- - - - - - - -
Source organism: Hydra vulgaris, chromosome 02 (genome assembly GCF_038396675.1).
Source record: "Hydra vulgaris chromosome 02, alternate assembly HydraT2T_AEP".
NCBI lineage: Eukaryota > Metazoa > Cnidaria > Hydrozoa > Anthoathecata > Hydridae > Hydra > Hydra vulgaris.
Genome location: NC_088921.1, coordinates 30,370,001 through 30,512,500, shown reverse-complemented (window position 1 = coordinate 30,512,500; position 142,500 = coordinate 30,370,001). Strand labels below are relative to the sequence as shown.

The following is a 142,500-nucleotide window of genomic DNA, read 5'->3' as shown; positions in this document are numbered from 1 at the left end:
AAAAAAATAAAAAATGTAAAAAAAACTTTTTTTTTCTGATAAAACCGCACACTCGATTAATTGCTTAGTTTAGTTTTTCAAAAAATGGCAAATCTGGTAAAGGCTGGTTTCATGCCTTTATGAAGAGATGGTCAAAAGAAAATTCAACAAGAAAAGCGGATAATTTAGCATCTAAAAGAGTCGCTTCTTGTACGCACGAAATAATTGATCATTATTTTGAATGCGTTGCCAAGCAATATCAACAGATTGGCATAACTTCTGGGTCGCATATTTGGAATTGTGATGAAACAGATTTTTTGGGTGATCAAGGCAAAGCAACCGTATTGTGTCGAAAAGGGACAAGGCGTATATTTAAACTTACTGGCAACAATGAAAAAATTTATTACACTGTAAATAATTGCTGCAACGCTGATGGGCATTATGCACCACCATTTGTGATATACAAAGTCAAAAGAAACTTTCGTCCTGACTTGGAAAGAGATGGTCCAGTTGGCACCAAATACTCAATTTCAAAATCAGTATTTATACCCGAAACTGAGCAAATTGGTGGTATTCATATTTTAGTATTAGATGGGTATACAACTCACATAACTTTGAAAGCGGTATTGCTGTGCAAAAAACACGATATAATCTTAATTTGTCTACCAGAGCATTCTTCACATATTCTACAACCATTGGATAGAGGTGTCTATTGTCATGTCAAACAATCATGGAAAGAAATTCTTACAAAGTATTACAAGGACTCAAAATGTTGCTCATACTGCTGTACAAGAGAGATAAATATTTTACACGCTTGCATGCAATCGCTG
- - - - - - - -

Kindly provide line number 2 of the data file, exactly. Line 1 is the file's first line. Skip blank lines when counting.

Source record: "Hydra vulgaris chromosome 02, alternate assembly HydraT2T_AEP".